• Title, Summary, Keyword: micropore

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Cell Wall Micropore Loading of Pulp Fibers (펄프 섬유의 세포벽 미세공극 충전)

  • Lee, Jong-Man;Jo, Byoung-Muk
    • Journal of the Korean Wood Science and Technology
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    • v.20 no.4
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    • pp.57-64
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    • 1992
  • The unique cell wall micropores of pulp fiber can be utilized as loading site in variety of important practical application which could be the basis of new papermaking technologies. One of these includes the manufature of paper containing higher levels of in situ filler precipitated. Hardwood pulp fiber were first impregnated with the solution of sodium carbonate($Na_2CO_3$). The micropores in cell wall of pulp fibers were filled with the liquid salt solution. The second calcium nitrate($Ca(NO_3)_2$) solution formed an insoluble calcium carbonate($CaCO_3$) precipitate within the cell wall micropores by interacting with the first sodium carbonate solution. The effects of chemical concentration and dryness of pulp fibers on the retention of cell wall micropore loaded filler were investigated. The paper properties of cell wall micropore loaded pulp fibers were compared with those of conventionally loaded and lumen loaded pulp fibers. Also the presense of the fillers within the cell wall micropore was observed by SEM. Increasing the chemical concentration to generate the calcium carbonate increased the retention of filler in cell wall micropore loaded pulp fibers. The particle size distribution of precipitated calcium carbonate ranged from $0.1{\mu}m$ to $80{\mu}m$. But, the average particle size of cell wall micropore loaded calcium carbonate was $4{\mu}m$. The paper made from never dried pulp fibers, the cell wall micropores which were filled with calcium carbonate, had better mechanical and optical properties than those of conventionally loaded or lumen loaded pulp fibers.

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Pore Structure Characterization of Poly(vinylidene chloride)-Derived Nanoporous Carbons

  • Jung, Hwan Jung;Kim, Yong-Jung;Lee, Dae Ho;Han, Jong Hun;Yang, Kap Seung;Yang, Cheol-Min
    • Carbon letters
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    • v.13 no.4
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    • pp.236-242
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    • 2012
  • Poly(vinylidene chloride) (PVDC)-derived nanoporous carbons were prepared by various activation methods: heat-treatment under an inert atmosphere, steam activation, and potassium hydroxide (KOH) activation at 873, 1073, and 1273 K. The pore structures of PVDC-derived nanoporous carbons were characterized by the $N_2$ adsorption technique at 77 K. Heat treatment in an inert atmosphere increased the specific surface area and micropore volume with elevating temperature, while the average micropore width near 0.65 nm was not significantly changed, reflecting the characteristic pore structure of ultramicroporous carbon. Steam activation for PVDC at 873 and 1073 K also yielded ultramicroporosity. On the other hand, the steam activated sample at 1273 K had a wider average micropore width of 1.48 nm, correlating with a supermicropore. The KOH activation increased the micropore volume with elevating temperature, which is accompanied by enlargement of the average micropore width from 0.67 to 1.12 nm. The average pore widths of KOH-activated samples were strongly governed by the activation temperature. We expect that these approaches can be utilized to simply control the porosity of PVDC-derived nanoporous carbons.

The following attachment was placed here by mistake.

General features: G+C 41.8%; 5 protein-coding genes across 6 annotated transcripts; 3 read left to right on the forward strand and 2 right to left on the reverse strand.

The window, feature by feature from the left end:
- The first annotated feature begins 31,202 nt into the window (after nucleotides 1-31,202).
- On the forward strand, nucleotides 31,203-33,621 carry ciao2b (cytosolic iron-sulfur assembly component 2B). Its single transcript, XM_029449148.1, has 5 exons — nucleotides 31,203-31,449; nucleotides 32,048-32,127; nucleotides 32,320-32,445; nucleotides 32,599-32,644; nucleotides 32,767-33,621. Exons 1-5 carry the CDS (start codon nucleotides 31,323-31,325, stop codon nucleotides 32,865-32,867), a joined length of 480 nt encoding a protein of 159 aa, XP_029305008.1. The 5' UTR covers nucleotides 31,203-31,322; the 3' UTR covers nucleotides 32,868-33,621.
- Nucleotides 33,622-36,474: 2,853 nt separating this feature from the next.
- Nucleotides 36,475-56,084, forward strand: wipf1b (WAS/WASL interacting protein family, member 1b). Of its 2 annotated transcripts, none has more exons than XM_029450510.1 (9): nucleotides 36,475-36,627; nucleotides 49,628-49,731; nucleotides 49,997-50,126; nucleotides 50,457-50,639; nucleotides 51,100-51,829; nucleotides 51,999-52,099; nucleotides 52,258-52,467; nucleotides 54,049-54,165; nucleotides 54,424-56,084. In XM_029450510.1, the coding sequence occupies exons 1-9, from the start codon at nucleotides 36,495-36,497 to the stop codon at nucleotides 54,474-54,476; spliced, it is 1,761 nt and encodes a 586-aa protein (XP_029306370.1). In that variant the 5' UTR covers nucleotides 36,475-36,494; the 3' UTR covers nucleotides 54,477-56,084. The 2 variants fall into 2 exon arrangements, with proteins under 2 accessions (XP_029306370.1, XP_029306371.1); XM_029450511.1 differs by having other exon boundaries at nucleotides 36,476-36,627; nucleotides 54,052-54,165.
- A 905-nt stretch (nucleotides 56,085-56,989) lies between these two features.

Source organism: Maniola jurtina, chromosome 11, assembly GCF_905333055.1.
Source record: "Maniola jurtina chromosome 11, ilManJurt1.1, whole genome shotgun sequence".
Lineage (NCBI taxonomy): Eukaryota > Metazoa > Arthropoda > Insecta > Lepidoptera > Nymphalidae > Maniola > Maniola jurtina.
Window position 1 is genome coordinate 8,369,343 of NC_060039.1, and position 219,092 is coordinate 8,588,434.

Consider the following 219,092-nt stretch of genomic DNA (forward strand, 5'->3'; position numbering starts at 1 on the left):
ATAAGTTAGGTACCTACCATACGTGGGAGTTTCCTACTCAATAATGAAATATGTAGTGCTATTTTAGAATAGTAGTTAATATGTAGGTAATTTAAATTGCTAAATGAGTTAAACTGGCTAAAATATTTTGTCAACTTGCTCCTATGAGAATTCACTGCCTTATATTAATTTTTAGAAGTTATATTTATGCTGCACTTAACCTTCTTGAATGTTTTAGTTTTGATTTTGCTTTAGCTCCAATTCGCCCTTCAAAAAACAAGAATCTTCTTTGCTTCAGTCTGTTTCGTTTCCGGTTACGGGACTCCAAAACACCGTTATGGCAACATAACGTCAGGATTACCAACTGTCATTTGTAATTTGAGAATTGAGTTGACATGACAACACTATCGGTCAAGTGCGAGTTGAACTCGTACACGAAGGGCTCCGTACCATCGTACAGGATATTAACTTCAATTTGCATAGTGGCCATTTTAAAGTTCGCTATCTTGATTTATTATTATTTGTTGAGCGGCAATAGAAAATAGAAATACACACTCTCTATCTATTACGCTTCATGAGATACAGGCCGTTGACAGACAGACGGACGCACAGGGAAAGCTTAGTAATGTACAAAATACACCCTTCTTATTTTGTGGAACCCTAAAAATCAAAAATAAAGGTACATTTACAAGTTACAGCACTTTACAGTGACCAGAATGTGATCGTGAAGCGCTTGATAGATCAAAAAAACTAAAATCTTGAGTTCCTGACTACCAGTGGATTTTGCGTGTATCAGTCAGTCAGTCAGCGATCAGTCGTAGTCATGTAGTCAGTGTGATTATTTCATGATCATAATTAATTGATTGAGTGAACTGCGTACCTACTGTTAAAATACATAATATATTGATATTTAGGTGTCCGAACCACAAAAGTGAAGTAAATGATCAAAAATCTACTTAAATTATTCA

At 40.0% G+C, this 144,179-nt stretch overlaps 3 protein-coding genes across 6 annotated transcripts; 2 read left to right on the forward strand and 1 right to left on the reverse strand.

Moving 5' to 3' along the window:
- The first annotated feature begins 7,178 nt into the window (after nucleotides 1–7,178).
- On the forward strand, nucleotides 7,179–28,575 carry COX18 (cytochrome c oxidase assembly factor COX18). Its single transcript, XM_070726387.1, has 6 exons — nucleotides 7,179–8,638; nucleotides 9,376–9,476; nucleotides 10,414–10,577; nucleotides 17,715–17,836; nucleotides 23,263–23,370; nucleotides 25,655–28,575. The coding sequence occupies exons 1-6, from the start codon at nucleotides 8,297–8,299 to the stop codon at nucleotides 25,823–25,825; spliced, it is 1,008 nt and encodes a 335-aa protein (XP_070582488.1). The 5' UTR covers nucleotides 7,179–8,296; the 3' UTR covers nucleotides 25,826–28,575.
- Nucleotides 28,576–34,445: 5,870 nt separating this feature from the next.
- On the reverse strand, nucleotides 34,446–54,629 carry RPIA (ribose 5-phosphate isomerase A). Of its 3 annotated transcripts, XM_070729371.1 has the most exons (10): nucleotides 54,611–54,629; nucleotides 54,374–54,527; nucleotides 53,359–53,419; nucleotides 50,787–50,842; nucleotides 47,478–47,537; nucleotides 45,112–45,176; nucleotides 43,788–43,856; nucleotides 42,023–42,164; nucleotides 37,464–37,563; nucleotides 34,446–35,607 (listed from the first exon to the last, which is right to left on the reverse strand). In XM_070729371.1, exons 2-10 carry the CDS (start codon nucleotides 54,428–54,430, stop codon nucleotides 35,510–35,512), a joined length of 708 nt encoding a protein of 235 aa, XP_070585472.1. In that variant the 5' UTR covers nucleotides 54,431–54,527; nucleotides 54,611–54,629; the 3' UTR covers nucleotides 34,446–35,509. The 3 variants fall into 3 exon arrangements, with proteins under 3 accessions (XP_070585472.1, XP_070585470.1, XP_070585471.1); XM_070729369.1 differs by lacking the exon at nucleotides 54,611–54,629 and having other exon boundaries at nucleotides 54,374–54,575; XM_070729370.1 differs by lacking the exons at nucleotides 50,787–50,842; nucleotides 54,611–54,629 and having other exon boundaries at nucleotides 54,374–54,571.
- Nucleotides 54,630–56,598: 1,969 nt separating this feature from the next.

Characterization of the Microporosity of Activated Carbon Fiber (활성탄소섬유의 미세기공 특성화)

  • 진항교;이정민;유승곤
    • Journal of the Korean Vacuum Society
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    • v.2 no.4
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    • pp.491-500
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    • 1993
  • The adsorption of nitrogen (77K) and carbon dioxide(273K) was performed on a series of activated carbon fiber. Theadsorption iotherm of nitrogen was typical type 1 and that of carbon dioxide was convex. As the specific surface area increases, there are linear increases in BET constant C mean pore diameter, the width of pore size distribution, wide micropore volume, total micropore volume, total pore volume and external surface area, however, narrow micropore volume was nealy constant . The total micorpore volume fraction in total pore volume is above 97%.

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The Effect of Potassium Hydroxide on the Porosity of Phenol Resin-based Activated Carbon Fiber

  • Jin, Hang-Kyo
    • Carbon letters
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    • v.7 no.3
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    • pp.161-165
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    • 2006